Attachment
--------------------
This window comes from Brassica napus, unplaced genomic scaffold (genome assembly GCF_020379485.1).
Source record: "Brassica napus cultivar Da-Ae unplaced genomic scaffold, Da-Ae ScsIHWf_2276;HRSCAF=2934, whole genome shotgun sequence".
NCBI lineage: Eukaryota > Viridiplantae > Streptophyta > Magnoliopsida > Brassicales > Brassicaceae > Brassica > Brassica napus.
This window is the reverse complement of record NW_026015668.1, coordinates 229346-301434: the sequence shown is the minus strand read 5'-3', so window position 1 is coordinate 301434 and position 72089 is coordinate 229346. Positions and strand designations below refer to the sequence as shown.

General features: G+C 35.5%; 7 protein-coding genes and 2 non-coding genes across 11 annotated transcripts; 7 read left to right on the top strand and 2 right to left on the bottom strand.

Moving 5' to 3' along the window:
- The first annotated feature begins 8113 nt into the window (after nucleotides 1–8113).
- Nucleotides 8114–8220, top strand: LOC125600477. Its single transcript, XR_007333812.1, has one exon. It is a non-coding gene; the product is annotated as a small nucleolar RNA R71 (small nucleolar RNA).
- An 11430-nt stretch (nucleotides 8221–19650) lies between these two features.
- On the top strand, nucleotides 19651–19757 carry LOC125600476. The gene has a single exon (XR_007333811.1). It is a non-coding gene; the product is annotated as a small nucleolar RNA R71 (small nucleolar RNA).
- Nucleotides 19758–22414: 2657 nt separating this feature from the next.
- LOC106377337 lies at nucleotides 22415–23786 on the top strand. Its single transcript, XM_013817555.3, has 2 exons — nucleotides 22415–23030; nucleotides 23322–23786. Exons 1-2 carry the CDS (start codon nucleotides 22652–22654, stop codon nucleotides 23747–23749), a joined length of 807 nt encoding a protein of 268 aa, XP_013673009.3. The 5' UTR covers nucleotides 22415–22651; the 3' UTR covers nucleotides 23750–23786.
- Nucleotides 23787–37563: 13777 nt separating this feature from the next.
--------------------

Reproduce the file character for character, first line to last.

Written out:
This window comes from Brassica napus, unplaced genomic scaffold (genome assembly GCF_020379485.1).
Source record: "Brassica napus cultivar Da-Ae unplaced genomic scaffold, Da-Ae ScsIHWf_2276;HRSCAF=2934, whole genome shotgun sequence".
NCBI lineage: Eukaryota > Viridiplantae > Streptophyta > Magnoliopsida > Brassicales > Brassicaceae > Brassica > Brassica napus.
This window is the reverse complement of record NW_026015668.1, coordinates 229346-301434: the sequence shown is the minus strand read 5'-3', so window position 1 is coordinate 301434 and position 72089 is coordinate 229346. Positions and strand designations below refer to the sequence as shown.

General features: G+C 35.5%; 7 protein-coding genes and 2 non-coding genes across 11 annotated transcripts; 7 read left to right on the top strand and 2 right to left on the bottom strand.

Moving 5' to 3' along the window:
- The first annotated feature begins 8113 nt into the window (after nucleotides 1–8113).
- Nucleotides 8114–8220, top strand: LOC125600477. Its single transcript, XR_007333812.1, has one exon. It is a non-coding gene; the product is annotated as a small nucleolar RNA R71 (small nucleolar RNA).
- An 11430-nt stretch (nucleotides 8221–19650) lies between these two features.
- On the top strand, nucleotides 19651–19757 carry LOC125600476. The gene has a single exon (XR_007333811.1). It is a non-coding gene; the product is annotated as a small nucleolar RNA R71 (small nucleolar RNA).
- Nucleotides 19758–22414: 2657 nt separating this feature from the next.
- LOC106377337 lies at nucleotides 22415–23786 on the top strand. Its single transcript, XM_013817555.3, has 2 exons — nucleotides 22415–23030; nucleotides 23322–23786. Exons 1-2 carry the CDS (start codon nucleotides 22652–22654, stop codon nucleotides 23747–23749), a joined length of 807 nt encoding a protein of 268 aa, XP_013673009.3. The 5' UTR covers nucleotides 22415–22651; the 3' UTR covers nucleotides 23750–23786.
- Nucleotides 23787–37563: 13777 nt separating this feature from the next.